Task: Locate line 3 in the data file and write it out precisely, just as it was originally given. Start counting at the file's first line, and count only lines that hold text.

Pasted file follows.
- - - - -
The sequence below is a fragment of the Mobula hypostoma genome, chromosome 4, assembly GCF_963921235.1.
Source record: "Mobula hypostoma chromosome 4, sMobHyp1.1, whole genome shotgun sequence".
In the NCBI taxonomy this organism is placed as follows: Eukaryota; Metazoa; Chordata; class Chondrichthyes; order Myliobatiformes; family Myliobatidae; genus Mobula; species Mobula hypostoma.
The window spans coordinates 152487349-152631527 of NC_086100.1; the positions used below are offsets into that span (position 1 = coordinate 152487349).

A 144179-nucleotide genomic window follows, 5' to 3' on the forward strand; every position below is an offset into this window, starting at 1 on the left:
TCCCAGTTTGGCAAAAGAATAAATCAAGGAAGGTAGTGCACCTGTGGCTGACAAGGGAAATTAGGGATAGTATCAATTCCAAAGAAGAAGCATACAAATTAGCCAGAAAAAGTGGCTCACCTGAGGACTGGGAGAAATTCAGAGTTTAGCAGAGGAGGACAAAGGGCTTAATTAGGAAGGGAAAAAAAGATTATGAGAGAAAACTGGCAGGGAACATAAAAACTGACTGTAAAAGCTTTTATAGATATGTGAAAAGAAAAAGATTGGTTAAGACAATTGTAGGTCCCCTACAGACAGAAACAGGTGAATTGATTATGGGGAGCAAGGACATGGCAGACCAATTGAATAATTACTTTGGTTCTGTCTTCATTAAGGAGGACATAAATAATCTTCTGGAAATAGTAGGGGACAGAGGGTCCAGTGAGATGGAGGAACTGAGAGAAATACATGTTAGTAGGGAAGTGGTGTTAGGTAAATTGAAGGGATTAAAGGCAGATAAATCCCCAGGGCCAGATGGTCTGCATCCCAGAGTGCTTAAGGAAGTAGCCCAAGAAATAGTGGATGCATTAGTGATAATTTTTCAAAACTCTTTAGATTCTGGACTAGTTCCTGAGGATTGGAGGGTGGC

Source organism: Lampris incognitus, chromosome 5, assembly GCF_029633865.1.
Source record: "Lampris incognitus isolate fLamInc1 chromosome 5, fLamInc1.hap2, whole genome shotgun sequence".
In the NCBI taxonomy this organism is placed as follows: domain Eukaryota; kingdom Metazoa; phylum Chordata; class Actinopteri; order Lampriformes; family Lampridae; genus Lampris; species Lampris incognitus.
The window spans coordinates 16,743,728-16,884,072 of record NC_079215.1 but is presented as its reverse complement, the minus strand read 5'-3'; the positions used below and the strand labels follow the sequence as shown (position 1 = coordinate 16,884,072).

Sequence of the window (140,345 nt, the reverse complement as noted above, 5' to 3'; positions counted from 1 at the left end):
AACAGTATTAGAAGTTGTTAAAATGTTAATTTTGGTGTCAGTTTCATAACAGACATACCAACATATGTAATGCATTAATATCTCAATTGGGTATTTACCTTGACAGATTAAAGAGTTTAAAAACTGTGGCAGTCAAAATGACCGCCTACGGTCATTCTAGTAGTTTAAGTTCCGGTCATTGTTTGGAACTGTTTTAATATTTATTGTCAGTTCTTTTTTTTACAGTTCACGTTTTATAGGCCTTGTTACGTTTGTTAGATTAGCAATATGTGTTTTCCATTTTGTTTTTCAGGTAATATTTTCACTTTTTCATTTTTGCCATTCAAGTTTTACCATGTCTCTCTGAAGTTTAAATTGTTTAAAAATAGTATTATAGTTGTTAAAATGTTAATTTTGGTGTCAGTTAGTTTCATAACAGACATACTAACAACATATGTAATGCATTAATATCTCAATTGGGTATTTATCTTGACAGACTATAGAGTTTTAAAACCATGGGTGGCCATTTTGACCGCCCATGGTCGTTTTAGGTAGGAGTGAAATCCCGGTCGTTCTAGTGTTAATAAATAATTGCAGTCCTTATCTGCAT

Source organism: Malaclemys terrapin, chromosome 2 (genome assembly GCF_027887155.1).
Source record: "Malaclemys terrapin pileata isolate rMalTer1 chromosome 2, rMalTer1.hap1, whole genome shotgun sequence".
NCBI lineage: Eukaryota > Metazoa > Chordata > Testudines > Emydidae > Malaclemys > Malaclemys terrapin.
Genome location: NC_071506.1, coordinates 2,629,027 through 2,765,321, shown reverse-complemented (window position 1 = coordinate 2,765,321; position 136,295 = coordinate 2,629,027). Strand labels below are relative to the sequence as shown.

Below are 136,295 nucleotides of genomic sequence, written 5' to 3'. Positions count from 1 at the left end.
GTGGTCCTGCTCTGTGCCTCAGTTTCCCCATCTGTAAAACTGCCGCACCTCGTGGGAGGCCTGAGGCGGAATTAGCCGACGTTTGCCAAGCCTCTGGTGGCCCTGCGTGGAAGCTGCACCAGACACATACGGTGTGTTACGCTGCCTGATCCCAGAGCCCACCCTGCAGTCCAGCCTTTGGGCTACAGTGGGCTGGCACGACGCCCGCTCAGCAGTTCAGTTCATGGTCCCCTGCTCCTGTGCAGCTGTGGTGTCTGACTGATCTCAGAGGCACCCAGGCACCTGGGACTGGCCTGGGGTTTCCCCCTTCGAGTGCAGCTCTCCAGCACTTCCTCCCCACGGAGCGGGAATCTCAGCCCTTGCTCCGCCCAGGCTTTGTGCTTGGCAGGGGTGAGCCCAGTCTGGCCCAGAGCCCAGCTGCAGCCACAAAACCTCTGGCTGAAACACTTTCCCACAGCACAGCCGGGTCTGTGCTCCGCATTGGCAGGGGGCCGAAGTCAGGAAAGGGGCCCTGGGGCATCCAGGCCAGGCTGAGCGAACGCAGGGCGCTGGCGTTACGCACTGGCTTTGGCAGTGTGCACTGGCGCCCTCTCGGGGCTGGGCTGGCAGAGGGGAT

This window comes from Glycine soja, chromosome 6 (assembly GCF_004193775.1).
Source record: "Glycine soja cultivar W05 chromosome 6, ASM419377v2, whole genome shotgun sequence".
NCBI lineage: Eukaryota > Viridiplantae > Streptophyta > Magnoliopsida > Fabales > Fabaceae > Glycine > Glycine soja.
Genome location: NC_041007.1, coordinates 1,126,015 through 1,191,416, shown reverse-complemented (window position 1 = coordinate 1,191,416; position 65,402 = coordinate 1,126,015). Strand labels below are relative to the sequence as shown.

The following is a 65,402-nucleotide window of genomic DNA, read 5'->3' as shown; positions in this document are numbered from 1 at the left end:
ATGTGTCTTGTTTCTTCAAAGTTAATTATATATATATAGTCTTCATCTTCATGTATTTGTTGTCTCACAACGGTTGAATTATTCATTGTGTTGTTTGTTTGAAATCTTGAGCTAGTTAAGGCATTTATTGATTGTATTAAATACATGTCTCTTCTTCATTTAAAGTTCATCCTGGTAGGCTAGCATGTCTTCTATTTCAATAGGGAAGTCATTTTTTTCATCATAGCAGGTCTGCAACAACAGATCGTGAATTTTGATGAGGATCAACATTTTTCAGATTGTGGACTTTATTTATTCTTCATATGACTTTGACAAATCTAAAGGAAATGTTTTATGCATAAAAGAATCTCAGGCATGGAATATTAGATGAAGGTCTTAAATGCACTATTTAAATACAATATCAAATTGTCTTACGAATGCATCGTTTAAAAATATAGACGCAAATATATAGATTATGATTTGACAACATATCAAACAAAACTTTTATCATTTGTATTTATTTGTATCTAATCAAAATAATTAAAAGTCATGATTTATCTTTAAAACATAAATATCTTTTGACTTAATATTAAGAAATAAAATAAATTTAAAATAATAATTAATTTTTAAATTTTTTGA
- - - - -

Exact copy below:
In the NCBI taxonomy this organism is placed as follows: Eukaryota; Metazoa; Chordata; class Chondrichthyes; order Myliobatiformes; family Myliobatidae; genus Mobula; species Mobula hypostoma.